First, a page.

Faith by the sea

Faith by the sea


Faith by the sea

Standing tall: The huge statue of Shiva towers over the seaside temple town of Murudeshwar. Photo by Anil Purohit.

I was told there was a huge statue of Lord Shiva to be seen off the coast of Murudeshwar. They said Shiva could see for miles out from his perch and that he was not even standing. Sufficiently intrigued, I had imagined the sight of the destroyer sitting still and watching benignly over the sea. What I did not know then was that Lord Shiva did not look out to sea, but inland. Before I was done with visiting Murudeshwar, I would tell of how you can feel his eyes on you wherever you visit in the small, busy village on the west coast of Karnataka.

Pilgrims visiting Murudeshwar take time out to visit the Ganesha temple at Idugunji and the Mookambika temple in Kollur, and further up, to Udupi. Later, I took the bus out of Murudeshwar to Idugunji, before returning to set off in the opposite direction, to Kollur, passing Bhatkal and Baindoor along the way. I left Udupi for another time.
At the eatery off the praveshadwara (entrance) to the Shiva temple in Murudeshwar, Narayan Naik, the waiter, told me that many years ago, he used to take a boat out to the temple to perform puja before the approach was filled up to allow passage by foot. He paused as I tucked in idli sambar.

From village to town

“Things changed seven years ago,” he said. “Earlier it used to be like a village.”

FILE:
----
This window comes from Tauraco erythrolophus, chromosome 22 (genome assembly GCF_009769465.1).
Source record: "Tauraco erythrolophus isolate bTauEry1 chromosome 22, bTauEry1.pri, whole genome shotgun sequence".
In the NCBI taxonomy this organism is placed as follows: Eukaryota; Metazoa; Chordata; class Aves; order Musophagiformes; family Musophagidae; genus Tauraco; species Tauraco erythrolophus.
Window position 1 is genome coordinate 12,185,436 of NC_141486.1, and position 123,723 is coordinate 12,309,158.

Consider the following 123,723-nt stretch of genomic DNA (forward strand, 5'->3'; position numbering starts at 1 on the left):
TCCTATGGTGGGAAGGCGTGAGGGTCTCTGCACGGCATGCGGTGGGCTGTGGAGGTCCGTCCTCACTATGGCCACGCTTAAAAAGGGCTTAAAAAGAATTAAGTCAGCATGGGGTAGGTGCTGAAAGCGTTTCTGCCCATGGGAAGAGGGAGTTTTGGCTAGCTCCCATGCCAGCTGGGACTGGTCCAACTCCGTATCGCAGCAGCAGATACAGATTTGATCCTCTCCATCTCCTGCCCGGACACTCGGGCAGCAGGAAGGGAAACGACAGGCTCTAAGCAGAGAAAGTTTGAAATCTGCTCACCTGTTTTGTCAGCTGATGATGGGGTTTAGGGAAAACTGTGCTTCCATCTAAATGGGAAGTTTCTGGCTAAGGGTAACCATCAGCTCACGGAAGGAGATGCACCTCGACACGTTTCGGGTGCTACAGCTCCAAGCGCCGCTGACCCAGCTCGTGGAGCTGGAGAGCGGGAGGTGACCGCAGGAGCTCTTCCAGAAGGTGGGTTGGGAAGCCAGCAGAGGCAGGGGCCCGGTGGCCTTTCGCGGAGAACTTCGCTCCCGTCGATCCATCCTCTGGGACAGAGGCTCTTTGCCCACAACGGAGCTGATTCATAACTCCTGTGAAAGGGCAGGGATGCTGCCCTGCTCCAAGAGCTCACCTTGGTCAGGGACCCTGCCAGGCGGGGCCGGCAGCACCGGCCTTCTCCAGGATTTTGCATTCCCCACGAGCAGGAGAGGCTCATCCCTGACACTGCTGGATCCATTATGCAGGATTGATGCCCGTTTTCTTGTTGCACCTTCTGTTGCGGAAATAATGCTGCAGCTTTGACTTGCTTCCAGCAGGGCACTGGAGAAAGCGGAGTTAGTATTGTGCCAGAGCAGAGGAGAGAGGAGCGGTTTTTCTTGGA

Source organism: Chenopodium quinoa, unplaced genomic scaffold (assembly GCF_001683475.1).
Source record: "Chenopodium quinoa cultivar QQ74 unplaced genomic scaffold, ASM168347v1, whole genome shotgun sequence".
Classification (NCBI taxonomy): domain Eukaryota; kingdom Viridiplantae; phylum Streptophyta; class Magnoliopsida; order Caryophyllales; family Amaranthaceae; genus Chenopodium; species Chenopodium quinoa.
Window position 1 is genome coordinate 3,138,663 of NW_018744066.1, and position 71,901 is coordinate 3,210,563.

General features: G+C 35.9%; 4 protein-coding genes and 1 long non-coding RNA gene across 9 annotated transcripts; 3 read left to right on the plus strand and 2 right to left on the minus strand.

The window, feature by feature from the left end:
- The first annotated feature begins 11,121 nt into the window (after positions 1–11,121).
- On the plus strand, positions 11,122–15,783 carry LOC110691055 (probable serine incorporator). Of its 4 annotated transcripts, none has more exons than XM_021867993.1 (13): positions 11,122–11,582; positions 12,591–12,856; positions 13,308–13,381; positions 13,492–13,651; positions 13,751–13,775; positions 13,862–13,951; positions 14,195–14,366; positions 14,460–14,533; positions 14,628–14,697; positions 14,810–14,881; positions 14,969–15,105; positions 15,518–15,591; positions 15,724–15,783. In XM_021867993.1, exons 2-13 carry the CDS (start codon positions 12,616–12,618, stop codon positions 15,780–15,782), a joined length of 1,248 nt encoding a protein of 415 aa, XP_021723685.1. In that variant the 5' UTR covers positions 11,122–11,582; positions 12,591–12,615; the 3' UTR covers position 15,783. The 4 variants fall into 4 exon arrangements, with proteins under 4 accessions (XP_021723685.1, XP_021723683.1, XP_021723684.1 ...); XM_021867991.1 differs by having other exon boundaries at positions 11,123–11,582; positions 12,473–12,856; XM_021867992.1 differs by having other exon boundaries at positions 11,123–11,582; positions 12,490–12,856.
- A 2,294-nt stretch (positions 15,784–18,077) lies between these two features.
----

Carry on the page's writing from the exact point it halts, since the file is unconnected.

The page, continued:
If I were to meet him now he would make it ‘thirteen years ago’. Things will have changed even more in the intervening years since the time I went backpacking along Karnataka’s west coast. A businessman from the village who made it big in construction had taken it upon himself to effectively plaster his presence all over the village, almost turning Murudeshwar into a town if he hadn’t already. Before long it was not Lord Shiva’s eyes I felt on me but the ubiquitous presence of the businessman – college, school, buildings, and posters among other things, least of all the gigantic statue that now towers over everything within sight.

Casting out their nets

Sauntering along the road that runs by the shore in the backdrop of the gigantic statue of Lord Shiva, I passed a small fishing hamlet where fishermen were sorting fishing nets, straightening knots while womenfolk were spreading red chillies to dry on used jute bags. Children happily ran along, playfully chasing one of their own astride a bicycle. On the mornings the trawlers return home from fishing runs out to sea, the small stretch of shore where fishing trawlers now lay parked turns into a beehive of activity. Though no comparison to the fishing docks off Bhatkal, it still manages to attract buyers from far and wide while sending its own catch to places as afar as Kerala and Chennai in addition to Mangalore, nearer home.

“Typically the trawlers land Pomfret, Bangda, Nogla, Surmai and other smaller varieties here,” Narayan said. “While the tourists prefer Surmai, Pomfret and prawns the locals usually consume Talhey.” The fishermen fishing off Murudeshwar are mostly Hindu and belong to Kargi and Mogey castes. Elsewhere, particularly Bhatkal, they’re largely Muslim.

“Fishermen have been operating here since ages. They are known as Harikant people,” Narayan said.

Outside the eatery fisherwomen sat by the side of a rutted path that ran on to the temple, selling fish from cane baskets lined with sliced rubber tubes sourced from used truck tyres. Glassy-eyed fish lay still in small pools of water in rubber tubing drawing interested customers while fisherwomen vied for their attention. Coconut vendors sat on stools in the shade of small shops along the approach to the temple.